Director Vito inspecting masonry with workers in May 2020.
Coastal Exteriors beginning work in interior courtyard in May 2020.

St. Mary’s Spiritual Center & Historic Site received confirmation of a Baltimore National Heritage Area Small Cap Grant on December 9, 2019. The grant is for the preservation of the brick walls and structures throughout the patrimonial grounds of the U.S. Sulpician Province. The historic site on Paca Street in Baltimore includes the 1808 St. Mary’s Seminary Chapel and the 1808 Federal-style Mother Seton House on the grounds of the first Roman Catholic Seminary in the United States.

When the original campus of St. Mary’s Seminary closed in 1969, the 1876 landmark seminary structure was beyond repair and was condemned. The buildings and land were transferred to the City of Baltimore in 1975 with the caveat that officials would raze the buildings, establish an open green space park, and never erect other structures on the former seminary grounds. The Sulpicians retained ownership of the 1808 Maximillian Godefroy-designed Chapel, the 1808 Mother Seton House (also credited to Godefroy), and the 1898 Spiritual Center, the former convent for the nuns serving the seminary community. They also maintained the land around these buildings creating a modern-day urban oasis surrounded by contemplative gardens and flora, within the larger green space of St. Mary’s Park.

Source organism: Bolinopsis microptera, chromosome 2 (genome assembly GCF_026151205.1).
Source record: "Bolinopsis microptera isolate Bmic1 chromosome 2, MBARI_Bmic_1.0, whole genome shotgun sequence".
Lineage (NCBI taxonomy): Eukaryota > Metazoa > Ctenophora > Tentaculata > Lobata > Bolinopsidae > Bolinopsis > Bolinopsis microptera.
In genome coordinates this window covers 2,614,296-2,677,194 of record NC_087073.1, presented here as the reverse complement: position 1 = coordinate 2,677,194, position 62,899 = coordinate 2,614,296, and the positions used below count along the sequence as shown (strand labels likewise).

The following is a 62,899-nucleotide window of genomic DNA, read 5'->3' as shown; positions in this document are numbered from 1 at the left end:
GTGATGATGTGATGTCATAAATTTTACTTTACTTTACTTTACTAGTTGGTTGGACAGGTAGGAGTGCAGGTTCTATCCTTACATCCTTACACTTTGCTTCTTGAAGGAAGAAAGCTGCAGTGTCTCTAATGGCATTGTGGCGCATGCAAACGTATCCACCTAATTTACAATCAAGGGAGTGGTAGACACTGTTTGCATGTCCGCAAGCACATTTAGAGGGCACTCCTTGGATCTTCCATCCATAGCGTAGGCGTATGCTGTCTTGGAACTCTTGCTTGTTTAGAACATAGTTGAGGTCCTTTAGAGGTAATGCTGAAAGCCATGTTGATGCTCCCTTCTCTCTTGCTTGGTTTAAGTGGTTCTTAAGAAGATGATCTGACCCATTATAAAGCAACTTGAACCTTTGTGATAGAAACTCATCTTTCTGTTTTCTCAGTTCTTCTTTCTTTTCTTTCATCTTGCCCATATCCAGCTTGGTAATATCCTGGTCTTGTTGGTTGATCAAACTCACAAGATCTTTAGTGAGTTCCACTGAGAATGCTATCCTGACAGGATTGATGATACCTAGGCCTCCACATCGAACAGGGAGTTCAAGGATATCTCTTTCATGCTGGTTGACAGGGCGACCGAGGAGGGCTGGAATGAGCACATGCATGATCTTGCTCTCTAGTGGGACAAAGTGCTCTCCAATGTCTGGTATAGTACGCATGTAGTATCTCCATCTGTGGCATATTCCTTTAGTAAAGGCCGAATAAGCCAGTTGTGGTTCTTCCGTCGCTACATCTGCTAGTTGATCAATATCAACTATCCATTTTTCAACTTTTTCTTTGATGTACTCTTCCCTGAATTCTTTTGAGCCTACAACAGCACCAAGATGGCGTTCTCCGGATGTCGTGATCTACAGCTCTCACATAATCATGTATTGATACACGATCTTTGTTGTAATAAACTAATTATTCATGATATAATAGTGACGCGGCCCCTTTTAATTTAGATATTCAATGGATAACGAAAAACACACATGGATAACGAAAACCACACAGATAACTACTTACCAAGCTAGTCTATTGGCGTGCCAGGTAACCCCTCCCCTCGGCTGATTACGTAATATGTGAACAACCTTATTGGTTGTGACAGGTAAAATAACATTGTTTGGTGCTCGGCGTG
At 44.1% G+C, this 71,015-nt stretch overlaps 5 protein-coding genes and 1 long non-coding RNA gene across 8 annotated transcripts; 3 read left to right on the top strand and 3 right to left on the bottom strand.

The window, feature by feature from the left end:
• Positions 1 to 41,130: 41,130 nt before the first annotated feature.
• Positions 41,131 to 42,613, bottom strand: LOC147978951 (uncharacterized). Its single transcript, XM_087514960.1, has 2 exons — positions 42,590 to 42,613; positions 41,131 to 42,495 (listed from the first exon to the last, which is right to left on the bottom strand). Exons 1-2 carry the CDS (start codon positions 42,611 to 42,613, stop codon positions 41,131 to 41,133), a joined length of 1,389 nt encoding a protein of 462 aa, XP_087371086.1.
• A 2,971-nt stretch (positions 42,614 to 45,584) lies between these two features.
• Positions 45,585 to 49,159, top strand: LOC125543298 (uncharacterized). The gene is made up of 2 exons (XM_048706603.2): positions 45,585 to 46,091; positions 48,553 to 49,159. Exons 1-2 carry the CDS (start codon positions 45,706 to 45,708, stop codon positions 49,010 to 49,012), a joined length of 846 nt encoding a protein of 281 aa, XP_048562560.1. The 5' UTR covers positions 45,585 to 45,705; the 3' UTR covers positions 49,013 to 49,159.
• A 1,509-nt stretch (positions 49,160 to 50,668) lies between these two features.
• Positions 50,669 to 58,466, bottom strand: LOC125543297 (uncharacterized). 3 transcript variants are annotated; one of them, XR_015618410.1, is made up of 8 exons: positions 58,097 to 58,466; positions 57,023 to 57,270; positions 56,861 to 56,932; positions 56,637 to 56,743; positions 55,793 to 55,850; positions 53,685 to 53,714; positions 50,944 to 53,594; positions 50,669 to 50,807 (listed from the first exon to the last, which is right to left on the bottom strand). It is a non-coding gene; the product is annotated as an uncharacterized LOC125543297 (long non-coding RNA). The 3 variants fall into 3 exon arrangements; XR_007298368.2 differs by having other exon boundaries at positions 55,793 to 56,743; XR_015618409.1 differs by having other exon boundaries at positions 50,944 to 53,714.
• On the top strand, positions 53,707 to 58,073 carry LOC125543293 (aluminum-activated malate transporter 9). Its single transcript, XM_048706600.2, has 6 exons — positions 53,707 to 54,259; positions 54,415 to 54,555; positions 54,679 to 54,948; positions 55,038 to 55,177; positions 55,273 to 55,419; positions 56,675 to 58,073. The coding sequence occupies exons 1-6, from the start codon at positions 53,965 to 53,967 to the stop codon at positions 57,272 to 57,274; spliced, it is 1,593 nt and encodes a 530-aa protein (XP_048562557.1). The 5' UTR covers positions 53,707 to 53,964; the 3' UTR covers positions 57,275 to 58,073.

“St. Mary’s on Paca Street”—as the site is colloquially known—is tasked with two important areas of preservation: nurturing the memories of those associated with the site over its 229-year history and safeguarding the remaining structures. The Mother Seton House and St. Mary’s Seminary Chapel, both brick-and-mortar buildings over 200 years old, need constant attention. The 2009 Visitor Center, designed by GWWO Architects (the firm that designed the Fort McHenry Visitor Center), incorporates a generous amount of the original seminary walls, some from the 1876 final rendition of the seminary, others from older buildings razed in 1891. These seminary walls incorporated into the Visitor Center need repair. The old mortar needs to be chipped out and new mortar applied in the process known as repointing.

St. Mary’s on Paca Street resides within the Baltimore National Heritage Area, a federally designated zone encompassing portions of Baltimore, Maryland. St. Mary’s on Paca Street received a $13,352 grant from BNHA, allowing preservation work on the site to begin. On February 13, 2020, Andrew S. Hill, physical plant director, and Blaine Carvalho, administrator of St. Mary’s on Paca Street, officially accepted the grant certificate from Baltimore City Mayor Bernard “Jack” Young at Baltimore City Hall.

Coastal Exteriors, experts in historic preservation, began repointing work on May 18, 2020, and estimate completion at the end of June. The walls of St. Mary’s on Paca Street, resonating with the inspirational stories of such Catholic stalwarts like St. Elizabeth Ann Seton and blessed Fr. Michael McGivney, graduate of St. Mary’s and founder of the Knights of Columbus, and Servant of God Mother Mary Lange, founder of the Oblate Sisters of Providence, who discerned her vocation in the Lower Chapel on Paca Street, will continue to hold these stories to inspire future generations.